Introducing EP Rinkside On-Ice, Microdata for NHL Entry Draft and Drafted Prospects
At EP Rinkside we strive to offer the most detailed level of prospect and NHL Entry Draft analysis to our readers.
In that never-ending drive to reach the most sound conclusions and tell the most compelling stories, we’ve had to push ourselves to do countless hours of work behind the scenes, not all of which has an immediate payoff. One such example is the tireless data tracking that EP Rinkside’s Editor-in-Chief, J.D. Burke, and EP Rinkside contributor Mitch Brown undertook this season.
In the end, the two combined to track over a thousand hockey games (Brown alone probably accounts for about 600 games himself) worth of data at lower levels of hockey, in which either drafted prospects or prospects on the way to the draft are likely to play.
Here is a little bit of information on each of their databases, what drove the two to carry out this project, and even links to access the Tableau pages where this information is available for public consumption.
For years I’ve longed for better data at the CHL level. When the OHL finally started recording shots and faceoffs three seasons ago, I remember being elated. Seriously.
In the past decade analytics pioneers, like Eric Tulsky, Corey Snzajder, and Ryan Stimson, shaped discourse with the manually tracked NHL data. Now, machine learning and artificial intelligence have allowed companies such as SPORTLOGiQ to bring tracking data to the highest levels of hockey.
However, even with the advancements made by the CHL in recent years, the publicly available data pales in comparison to the equivalent in the NHL.
That’s why I started recording basic tracking data two seasons ago, beginning with zone entries, exits, and shots. Eventually, it morphed into a 250-game, 1000-plus hour project that I released for free.
This year, I decided to dedicate my free time to tracking as many CHL games possible. Now, thanks to hard work and a shockingly large Patreon base, I’m able to release part of the data publicly.
Hello everyone, I've launched a Patreon. Support will help keep my CHL tracking data in the public sphere. If you'd like to support me and/or get early access to this year's project, check out my page: https://t.co/jYOMn1olE9
— Mitch Brown (@MitchLBrown) November 16, 2018
In total, this data set features 450 (and growing) of the 520-plus games I’ve tracked this season. It features over 750 players with at least six games tracked, and 500 with at least nine. Highlights include:
- 41 CHL teams, 4 USHL teams (NTDP, Cedar Rapids, Dubuque, Sioux Falls).
- Every notable 2019 NHL Draft eligible, and plenty of sleeper prospects.
- 135 NHL Draft picks from all 31 teams.
And all this data is viewable in an easy-to-interpret, interactive Tableau visualization. But before providing the link, I’d like to take the time to explain what this data is and why or if it matters.
New in This Year’s Tracking Data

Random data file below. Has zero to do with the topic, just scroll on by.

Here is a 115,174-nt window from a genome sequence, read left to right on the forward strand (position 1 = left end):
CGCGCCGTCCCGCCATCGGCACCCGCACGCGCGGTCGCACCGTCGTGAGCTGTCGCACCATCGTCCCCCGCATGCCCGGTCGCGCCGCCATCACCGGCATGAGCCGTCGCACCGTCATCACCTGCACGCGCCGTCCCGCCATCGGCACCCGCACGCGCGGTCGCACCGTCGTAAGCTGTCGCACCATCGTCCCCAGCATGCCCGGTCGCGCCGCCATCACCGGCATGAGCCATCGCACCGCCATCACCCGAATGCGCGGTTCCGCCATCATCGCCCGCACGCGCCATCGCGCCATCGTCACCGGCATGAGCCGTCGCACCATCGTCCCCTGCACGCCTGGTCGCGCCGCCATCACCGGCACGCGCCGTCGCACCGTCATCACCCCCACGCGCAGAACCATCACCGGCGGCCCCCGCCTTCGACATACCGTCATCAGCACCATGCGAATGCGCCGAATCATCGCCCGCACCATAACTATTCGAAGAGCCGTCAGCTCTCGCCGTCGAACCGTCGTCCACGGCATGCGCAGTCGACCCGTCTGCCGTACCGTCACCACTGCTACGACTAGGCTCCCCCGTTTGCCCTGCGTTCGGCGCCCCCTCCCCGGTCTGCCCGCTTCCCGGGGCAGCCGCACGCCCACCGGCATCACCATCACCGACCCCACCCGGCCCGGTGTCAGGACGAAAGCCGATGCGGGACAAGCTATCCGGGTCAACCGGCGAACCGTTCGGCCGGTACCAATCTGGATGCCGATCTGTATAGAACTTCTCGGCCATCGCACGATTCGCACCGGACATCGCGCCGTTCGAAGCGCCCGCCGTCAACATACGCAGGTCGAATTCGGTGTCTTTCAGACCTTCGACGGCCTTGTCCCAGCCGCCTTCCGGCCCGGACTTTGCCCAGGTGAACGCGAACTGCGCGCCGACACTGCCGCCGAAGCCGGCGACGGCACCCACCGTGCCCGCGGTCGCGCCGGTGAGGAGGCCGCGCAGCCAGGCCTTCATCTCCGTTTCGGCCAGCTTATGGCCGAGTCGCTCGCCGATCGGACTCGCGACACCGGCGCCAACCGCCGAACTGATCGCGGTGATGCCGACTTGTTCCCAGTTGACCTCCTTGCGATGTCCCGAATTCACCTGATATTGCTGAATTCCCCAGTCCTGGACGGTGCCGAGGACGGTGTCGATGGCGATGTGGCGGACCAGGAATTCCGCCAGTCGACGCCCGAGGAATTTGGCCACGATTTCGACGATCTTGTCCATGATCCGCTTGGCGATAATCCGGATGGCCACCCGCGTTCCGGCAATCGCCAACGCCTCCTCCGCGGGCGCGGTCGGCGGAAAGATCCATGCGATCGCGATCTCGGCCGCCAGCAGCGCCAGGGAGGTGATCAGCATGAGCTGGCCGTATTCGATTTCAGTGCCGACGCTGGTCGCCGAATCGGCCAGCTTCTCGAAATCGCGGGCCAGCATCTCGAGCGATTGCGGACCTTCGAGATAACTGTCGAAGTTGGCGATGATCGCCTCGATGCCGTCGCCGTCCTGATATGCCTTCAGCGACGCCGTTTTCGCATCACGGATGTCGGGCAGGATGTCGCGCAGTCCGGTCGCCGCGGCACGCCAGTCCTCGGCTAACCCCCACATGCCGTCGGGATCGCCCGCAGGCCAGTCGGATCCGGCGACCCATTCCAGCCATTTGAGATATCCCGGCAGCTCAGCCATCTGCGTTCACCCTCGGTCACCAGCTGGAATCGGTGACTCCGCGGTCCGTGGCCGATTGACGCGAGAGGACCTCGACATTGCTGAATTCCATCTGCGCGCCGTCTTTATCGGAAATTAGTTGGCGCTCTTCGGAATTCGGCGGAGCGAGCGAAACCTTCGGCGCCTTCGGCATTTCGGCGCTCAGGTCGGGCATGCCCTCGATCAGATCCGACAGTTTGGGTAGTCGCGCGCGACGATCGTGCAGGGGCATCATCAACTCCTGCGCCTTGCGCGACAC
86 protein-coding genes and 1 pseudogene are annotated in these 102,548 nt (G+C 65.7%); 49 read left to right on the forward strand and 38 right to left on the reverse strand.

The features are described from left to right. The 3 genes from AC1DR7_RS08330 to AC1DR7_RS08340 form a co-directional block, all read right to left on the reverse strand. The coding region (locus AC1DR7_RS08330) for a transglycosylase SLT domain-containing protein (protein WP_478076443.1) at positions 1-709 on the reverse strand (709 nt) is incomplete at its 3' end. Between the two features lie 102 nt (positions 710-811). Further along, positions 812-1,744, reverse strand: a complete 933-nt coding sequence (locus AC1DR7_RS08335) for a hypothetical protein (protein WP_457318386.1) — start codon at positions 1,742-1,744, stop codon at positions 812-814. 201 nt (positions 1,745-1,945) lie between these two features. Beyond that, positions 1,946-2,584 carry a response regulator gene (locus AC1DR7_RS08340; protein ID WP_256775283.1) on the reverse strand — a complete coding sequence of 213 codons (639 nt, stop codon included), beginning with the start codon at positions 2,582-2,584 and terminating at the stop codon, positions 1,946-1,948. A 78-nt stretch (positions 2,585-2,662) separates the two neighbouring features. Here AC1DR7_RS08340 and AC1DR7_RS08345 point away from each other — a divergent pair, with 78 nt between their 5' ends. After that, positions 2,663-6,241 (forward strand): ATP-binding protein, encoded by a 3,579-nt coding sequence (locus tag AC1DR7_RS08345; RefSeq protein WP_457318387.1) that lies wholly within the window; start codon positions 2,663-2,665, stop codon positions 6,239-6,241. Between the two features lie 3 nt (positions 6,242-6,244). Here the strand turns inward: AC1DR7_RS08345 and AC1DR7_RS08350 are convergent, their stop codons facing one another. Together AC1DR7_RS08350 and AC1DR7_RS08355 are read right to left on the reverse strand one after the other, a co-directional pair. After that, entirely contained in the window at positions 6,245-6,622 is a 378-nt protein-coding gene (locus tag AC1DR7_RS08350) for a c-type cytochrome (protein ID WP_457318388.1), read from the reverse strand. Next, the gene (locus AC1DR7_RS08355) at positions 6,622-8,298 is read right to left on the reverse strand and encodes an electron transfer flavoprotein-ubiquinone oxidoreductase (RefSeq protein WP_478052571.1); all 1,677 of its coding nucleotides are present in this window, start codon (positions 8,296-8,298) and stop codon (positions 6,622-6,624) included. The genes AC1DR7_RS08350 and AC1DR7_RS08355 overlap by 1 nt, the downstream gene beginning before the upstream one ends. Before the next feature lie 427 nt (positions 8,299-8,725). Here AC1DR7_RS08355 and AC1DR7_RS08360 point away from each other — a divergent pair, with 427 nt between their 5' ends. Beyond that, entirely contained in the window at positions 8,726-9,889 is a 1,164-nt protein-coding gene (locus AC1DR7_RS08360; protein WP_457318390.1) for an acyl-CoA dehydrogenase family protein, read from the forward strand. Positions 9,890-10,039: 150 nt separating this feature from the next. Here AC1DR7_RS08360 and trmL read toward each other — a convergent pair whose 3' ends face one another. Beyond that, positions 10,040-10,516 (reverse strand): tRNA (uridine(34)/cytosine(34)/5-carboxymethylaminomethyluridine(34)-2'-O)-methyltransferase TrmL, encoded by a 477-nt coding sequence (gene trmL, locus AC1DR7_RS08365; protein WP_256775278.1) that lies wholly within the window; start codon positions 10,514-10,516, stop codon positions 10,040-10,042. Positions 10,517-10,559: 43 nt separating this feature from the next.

There are several distinct features in my visualization. First, the zone exit data only includes exits with forechecking pressure. The average player sees their Controlled Exit Percentage drop by 20-plus percent when faced with pressure (as in, they dump the puck out more often). To control for the exits without pressure, I simply excluded them.
Second, the Controlled Exit and Entry Percentage, and Zone Entry Defence, statistics are relative to the team average. I chose this because a team’s structure appears to determine the choices a player makes in transition. For example, Lassi Thomson’s 55.6 Controlled Exit Percentage (with pressure) would place him right around the 50th percentile. However, Kelowna as a team prefers to dump the puck out while under pressure. Once converting the statistic to relative measures, Thomson’s 26 percent relative to team average lands him in the 98th percentile. Therefore, I believe using relative statistics better describes what occurred in transition in the sample.
Third, I’ve introduced Expected Goals and Expected Primary Assists. Expected Goals is merely a weighted average of the shots a player takes, accounting for location, type, and passes preceding the shot. Expected Primary Assists gives the passer credit. I introduce these statistics with caution, however, as their subject to change. The statistics are based on historical averages, which I gathered through 34,000 shots (which isn’t that much). However, I believe they, once again, better describe the data than raw scoring chances. For example, a point-blank shot from the hashmarks goes in roughly 20 percent of the time. Make that shot a one-timer? 26 percent. Add a cross-slot pass into the mix? 46 percent.
Does it matter?
The above is the most important question relating to the data. I don’t have a complete answer other than “kinnnnda.” The truth is, this my second year into an ultra-time consuming (literally over a thousand hours) first-of-its-kind project. I’m still adjusting what I track and how I track it.
While 450 games might seem like a lot, nine tracked games for top-prospect Joe Smith constitutes only 13 percent of every game he played this season. That’s not much. In addition, I haven’t gathered enough data to conduct any statistical tests. So, in this current state, I do not know if the data is repeatable (within a season or between seasons) or predictive of NHL success.
Of course, tracking data isn’t meant to replace or even compare to watching the games because what a prospect is today isn’t necessarily the point of scouting — the point is projecting what the prospect will become. Merely, it’s meant to complement it.